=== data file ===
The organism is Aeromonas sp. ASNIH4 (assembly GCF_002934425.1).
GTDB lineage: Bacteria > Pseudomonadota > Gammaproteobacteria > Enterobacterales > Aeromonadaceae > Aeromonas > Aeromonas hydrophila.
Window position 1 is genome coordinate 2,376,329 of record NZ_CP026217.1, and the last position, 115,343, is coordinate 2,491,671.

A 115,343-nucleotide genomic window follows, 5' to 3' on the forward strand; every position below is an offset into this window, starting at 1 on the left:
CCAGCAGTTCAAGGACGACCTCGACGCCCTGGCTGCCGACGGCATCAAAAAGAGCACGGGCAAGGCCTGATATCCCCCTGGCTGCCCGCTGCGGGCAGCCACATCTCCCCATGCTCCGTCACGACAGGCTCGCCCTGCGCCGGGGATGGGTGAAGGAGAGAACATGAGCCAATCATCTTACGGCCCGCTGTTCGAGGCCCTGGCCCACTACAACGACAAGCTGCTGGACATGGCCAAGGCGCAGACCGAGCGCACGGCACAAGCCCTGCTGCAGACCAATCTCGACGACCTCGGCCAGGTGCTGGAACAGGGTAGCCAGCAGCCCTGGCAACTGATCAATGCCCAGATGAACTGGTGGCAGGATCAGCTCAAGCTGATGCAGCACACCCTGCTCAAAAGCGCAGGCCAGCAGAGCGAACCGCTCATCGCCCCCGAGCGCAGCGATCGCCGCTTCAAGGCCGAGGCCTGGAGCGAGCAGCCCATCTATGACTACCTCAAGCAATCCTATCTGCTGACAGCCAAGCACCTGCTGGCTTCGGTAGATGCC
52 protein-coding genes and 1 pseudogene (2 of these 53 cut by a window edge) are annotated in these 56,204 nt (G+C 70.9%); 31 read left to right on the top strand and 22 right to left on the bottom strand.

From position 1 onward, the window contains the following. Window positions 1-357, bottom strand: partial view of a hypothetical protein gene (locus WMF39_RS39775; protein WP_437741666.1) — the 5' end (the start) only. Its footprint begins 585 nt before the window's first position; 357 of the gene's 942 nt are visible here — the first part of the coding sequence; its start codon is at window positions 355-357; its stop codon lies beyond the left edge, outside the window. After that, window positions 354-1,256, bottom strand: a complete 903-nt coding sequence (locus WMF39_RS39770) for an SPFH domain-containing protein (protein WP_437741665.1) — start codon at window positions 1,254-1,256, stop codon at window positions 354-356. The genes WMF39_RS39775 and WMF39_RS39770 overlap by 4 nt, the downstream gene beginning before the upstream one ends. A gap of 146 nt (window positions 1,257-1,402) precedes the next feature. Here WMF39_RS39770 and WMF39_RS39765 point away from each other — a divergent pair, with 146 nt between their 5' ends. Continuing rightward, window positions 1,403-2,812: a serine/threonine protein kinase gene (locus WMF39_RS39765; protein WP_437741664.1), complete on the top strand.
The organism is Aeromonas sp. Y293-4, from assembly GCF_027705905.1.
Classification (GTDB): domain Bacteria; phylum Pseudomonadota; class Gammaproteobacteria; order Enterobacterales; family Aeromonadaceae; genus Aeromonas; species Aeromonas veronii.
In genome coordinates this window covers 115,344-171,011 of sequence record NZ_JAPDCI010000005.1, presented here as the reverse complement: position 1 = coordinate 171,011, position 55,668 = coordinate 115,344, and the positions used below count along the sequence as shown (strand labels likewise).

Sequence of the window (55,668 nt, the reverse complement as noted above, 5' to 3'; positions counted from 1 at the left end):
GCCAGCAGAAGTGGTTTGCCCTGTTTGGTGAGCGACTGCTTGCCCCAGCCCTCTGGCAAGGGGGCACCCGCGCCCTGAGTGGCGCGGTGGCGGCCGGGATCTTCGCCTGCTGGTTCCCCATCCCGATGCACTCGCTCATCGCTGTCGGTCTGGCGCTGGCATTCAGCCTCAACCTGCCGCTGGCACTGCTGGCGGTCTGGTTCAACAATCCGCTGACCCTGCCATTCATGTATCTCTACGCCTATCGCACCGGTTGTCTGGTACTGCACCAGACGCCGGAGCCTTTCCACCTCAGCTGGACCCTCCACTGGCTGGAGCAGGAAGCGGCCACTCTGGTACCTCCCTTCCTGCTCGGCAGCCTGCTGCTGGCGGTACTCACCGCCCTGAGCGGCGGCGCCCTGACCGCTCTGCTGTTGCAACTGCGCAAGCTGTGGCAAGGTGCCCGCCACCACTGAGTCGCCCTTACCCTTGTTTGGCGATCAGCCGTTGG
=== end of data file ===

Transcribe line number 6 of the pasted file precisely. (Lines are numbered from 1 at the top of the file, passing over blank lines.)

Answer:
52 protein-coding genes and 1 pseudogene (2 of these 53 cut by a window edge) are annotated in these 56,204 nt (G+C 70.9%); 31 read left to right on the top strand and 22 right to left on the bottom strand.